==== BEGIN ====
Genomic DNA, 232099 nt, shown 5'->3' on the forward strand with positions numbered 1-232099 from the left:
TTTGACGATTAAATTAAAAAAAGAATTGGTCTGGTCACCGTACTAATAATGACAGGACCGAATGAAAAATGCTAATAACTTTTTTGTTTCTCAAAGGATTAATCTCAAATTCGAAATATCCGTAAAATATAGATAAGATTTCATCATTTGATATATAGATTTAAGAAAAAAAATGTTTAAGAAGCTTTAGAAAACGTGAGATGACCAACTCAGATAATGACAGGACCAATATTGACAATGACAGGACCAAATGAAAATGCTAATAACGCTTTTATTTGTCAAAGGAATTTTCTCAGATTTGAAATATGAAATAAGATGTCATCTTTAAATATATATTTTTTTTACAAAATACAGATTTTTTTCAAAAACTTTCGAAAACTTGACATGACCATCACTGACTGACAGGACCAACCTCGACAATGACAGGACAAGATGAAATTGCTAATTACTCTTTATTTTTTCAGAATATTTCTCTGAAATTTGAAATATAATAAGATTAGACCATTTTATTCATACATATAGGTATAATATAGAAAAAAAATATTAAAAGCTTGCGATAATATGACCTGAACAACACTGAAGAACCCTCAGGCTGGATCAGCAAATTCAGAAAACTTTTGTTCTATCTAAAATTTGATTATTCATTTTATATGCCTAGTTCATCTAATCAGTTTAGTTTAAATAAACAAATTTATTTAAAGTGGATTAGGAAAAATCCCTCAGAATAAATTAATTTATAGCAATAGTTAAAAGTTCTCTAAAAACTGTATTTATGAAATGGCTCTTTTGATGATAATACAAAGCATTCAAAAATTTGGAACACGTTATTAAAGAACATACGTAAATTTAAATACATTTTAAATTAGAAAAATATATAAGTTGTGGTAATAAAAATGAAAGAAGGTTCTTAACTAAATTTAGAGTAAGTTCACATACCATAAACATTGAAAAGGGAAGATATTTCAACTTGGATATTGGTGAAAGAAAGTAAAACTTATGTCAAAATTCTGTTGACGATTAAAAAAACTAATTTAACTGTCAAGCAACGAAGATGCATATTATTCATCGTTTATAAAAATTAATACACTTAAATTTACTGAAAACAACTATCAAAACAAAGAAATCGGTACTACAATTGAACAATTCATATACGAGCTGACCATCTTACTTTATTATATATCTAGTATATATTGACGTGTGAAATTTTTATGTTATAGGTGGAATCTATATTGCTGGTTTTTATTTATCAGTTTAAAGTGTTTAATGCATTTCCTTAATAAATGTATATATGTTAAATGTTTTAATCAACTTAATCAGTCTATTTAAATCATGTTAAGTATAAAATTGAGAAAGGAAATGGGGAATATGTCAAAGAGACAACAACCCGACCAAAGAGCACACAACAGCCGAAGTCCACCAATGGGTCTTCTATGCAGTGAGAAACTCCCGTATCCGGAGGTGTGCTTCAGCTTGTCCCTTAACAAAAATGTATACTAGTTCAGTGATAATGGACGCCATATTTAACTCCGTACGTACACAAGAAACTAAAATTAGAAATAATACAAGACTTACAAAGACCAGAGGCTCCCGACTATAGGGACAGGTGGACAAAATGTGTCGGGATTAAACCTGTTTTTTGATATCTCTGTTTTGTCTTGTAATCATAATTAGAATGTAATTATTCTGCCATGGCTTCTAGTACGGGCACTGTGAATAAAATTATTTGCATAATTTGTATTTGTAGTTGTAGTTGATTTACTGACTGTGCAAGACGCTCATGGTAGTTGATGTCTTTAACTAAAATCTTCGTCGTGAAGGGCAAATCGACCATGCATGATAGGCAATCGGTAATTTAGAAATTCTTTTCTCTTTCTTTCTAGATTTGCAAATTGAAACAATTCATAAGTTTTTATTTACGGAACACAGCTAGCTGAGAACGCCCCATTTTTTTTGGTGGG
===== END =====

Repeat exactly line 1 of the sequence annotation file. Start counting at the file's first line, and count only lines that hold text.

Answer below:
Genomic DNA, 232099 nt, shown 5'->3' on the forward strand with positions numbered 1-232099 from the left: